2020 WL 6370477
Only the Westlaw citation is currently available.
Court of Appeals of Michigan.
Beth Eva SMITH and John G. Smith, Plaintiffs-Appellants,
Stephen E. LANDRUM and Maureen E. Landrum, Defendants-Appellees.
October 29, 2020, 9:20 a.m.
Baraga Circuit Court, LC No. 2017-006780-CH
Before: Murray, C.J., and Cavanagh and Cameron, JJ.
The question presented in this quiet title action is whether a state court has subject-matter jurisdiction to decide an easement dispute in favor of a non-Indian on land owned by a non-Indian when the land is located on an Indian reservation. The trial court concluded that it did not, and therefore entered a final order granting defendants’ motion for summary disposition under MCR 2.116(C)(4) (lack of subject-matter jurisdiction).1 For the reasons outlined below, we hold that the trial court had subject-matter jurisdiction over the easement dispute. We therefore reverse the order granting defendant’s motion for summary disposition, and remand for further proceedings.
The material facts relating to the jurisdictional issue are undisputed. The land at issue is owned by defendant, who is not an Indian. Plaintiffs, who seek a prescriptive easement over a part of defendant’s land, are also not Indians. The land, however, is located within the L’Anse Indian Reservation, but it is not held in trust for the tribe or any tribal member (or any Indian, for that matter).2
Although the land is not currently owned by an Indian, it was previously owned by Mark Perrault, who was a member of the Keweenaw Bay Indian Community. Specifically, the record shows that two “Deeds to Restricted Indian Land” were issued by the United States Department of the Interior, Bureau of Indian Affairs, conveying the property at issue to “The United States of America in trust for Mark H. Perrault, Chippewa Indian.” The deeds state that “[t]his conveyance is made pursuant to the provisions of the Act of June 18, 1934 ( [25 USC 461, et seq., now 25 USC 5101], 48 Stat. 984.),” and that they were recorded in the “Bureau of Indian Affairs Inherited Indian Land Deed Book.”
After Perrault died, a Department of the Interior administrative law judge held a proceeding “to determine the heirs, to determine the validity of the Last Will and Testament, and to settle the estate” of Perrault, which included “trust or restricted property” located on the L’Anse Indian Reservation.3 As a result of the hearing, the property passed to Perrault’s wife, Noreen, with the order stating that Noreen’s share “will pass to her in unrestricted or non-trust status by virtue of the fact that she is non-Indian, and her share shall become subject to the jurisdiction of the state where the land is located. Estate of Dana A. Knight, 9 IBIA 82, 88 (1981); Bailess v. Paukune, 344 U.S. 171[, 73 S. Ct. 198, 97 L. Ed. 197] (1952); Levindale Lead [& Zinc Mining Co.] v. Coleman, 241 U.S. 432[, 36 S. Ct. 644, 60 L. Ed. 1080] (1916).” Noreen subsequently conveyed the property to Perrault’s son and three daughters, all of whom are Indians, by warranty deed dated January 23, 2002, and registered the deed with the Baraga County Register of Deeds. These four owners then conveyed the property to defendant (again, a non-Indian) by warranty deed dated August 3, 2012, and that deed was also registered with the county register of deeds.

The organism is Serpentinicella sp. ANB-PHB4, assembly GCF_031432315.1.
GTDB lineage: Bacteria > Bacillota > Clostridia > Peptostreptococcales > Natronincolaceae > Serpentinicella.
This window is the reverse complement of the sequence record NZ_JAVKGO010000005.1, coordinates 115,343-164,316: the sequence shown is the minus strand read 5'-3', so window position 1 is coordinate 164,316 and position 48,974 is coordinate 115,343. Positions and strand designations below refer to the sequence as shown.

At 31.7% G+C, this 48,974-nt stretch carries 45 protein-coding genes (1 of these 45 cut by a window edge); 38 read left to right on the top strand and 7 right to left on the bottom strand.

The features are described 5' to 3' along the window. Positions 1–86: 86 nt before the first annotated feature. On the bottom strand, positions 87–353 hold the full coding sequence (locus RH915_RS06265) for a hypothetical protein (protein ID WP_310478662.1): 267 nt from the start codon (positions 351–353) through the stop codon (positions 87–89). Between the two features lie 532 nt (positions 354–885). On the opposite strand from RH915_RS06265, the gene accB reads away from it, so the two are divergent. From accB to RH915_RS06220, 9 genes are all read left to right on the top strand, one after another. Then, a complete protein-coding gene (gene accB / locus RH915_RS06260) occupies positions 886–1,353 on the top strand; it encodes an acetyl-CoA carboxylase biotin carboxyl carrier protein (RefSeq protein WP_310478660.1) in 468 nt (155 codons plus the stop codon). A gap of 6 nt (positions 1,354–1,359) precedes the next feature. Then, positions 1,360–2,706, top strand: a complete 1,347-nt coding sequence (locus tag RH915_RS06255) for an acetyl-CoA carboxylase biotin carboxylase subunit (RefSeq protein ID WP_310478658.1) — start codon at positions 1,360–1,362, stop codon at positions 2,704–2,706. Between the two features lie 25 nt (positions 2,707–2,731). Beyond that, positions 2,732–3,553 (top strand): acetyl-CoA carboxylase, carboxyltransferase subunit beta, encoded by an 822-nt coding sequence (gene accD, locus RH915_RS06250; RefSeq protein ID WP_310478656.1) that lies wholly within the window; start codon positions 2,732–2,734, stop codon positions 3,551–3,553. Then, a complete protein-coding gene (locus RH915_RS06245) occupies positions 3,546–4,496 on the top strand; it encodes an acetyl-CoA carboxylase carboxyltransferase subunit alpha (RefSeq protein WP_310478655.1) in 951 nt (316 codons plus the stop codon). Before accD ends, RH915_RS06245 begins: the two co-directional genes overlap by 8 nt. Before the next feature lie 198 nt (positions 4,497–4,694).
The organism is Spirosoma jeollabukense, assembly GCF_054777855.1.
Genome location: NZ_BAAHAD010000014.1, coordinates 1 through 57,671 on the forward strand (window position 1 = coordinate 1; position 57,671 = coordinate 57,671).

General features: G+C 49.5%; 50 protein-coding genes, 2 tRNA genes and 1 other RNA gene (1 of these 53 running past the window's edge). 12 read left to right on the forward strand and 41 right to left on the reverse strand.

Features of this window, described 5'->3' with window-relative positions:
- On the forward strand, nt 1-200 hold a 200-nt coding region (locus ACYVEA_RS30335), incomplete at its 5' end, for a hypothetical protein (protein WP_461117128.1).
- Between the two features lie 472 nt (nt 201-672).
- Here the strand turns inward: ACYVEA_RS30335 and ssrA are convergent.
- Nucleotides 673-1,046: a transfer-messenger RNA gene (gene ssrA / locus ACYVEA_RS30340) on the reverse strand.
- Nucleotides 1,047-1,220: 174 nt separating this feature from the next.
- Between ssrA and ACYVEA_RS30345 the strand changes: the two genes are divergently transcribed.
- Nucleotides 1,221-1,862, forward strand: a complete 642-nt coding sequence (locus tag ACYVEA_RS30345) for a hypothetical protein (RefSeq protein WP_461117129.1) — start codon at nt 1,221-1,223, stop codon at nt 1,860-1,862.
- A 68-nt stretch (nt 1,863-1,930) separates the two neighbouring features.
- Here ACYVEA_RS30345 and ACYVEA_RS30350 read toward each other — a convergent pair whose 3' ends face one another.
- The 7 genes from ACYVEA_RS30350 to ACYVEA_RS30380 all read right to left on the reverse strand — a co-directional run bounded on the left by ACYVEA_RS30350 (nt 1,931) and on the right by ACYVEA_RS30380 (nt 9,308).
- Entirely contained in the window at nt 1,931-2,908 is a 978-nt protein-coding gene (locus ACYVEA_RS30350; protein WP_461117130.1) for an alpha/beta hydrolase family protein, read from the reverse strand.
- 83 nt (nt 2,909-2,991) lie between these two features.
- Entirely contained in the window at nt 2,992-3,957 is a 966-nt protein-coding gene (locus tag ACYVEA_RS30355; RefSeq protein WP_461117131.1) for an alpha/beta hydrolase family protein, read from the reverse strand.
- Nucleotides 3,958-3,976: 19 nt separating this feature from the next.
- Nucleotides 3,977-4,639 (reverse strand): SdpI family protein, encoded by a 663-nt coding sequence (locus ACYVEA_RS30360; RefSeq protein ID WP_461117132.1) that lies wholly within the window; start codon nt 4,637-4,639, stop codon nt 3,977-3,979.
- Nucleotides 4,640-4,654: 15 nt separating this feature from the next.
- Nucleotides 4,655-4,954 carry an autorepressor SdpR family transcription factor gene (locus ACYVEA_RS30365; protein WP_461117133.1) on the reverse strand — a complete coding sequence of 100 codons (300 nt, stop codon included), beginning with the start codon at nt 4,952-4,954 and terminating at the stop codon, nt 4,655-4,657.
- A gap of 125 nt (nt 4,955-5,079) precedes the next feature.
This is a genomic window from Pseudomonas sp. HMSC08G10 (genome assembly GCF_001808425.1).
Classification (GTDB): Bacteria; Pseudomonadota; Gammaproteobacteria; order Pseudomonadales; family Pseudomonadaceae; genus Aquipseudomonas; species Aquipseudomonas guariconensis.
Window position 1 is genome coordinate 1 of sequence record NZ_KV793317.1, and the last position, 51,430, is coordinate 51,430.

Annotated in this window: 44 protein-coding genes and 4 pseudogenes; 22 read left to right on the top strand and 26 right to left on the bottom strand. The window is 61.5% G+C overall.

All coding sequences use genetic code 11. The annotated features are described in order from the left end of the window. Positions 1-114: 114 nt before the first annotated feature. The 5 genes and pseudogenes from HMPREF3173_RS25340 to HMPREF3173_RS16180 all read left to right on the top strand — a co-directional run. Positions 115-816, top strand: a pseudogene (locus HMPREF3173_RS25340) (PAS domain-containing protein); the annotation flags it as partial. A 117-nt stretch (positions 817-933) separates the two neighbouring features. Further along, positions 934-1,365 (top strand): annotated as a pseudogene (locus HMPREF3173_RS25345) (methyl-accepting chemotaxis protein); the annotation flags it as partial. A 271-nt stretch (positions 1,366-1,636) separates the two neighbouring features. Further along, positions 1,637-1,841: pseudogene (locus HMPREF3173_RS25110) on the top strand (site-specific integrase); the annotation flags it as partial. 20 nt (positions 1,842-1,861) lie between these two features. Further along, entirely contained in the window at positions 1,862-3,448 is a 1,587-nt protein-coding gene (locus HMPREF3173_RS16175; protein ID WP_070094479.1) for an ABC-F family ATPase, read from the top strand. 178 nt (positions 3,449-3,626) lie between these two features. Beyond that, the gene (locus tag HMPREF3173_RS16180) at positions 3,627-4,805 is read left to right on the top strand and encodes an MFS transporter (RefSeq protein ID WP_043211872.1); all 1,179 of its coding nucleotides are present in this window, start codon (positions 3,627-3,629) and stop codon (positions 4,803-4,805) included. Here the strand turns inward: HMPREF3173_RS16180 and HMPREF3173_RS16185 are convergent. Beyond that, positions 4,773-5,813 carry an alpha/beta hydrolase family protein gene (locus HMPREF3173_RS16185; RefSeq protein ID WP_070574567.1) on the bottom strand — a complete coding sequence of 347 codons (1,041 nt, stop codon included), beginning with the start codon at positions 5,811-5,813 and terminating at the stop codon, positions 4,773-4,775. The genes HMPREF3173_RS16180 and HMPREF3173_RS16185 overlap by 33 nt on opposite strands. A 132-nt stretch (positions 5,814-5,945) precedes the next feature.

After the complaint was filed and served, defendant moved for summary disposition under MCR 2.116(C)(4), arguing that the circuit court lacked subject-matter jurisdiction because defendant’s property is located within the borders of the reservation, and a previous owner in the chain of title, Perrault, was a tribal member. Relying on the Keweenaw Bay Indian Community Tribal Code, §§ 1.102 and 1.103, defendant argued that a state court does not have subject-matter jurisdiction to impose a prescriptive easement over land located within the exterior boundaries of an Indian reservation, even when the land owner and parties are non-Indians. Defendant maintained that under 28 USC 1360,4 the case must be adjudicated in federal court if the tribal court does not take jurisdiction.
For their part, plaintiffs argued that the circuit court had subject-matter jurisdiction because the land is owned in fee simple by defendant, and is not held in trust by the United States government for an Indian person. Plaintiffs contended that defendant’s argument rested on the erroneous assertion that defendant’s land is held in federal trust for an Indian, when in fact the parcel was transferred out of trust through the September 14, 2001 order, and has never been transferred back into trust.
After holding a hearing on defendant’s motion, the trial court subsequently issued a written opinion and order granting the motion. The trial court expressed concern for creating a “ ‘checkerboard’ jurisdiction causing confusion, inconsistencies and potentially disruptive land use problems,” and ultimately opined that because the land was located within the reservation, either that tribe’s tribal court, or a federal district court, had jurisdiction over the dispute, and depending on where the case was refiled, that other court should decide whether it had jurisdiction:
Indian tribes are sovereign nations with the inherent authority to regulate both their members and their territories. Our Michigan Court of Appeals, in the unpublished case of State Treasurer v. Duty, 2016 WL 155793, [unpublished per curiam opinion of the Court of Appeals, issued January 12, 2016 (Docket No. 323854) ], quoted the United States Supreme Court: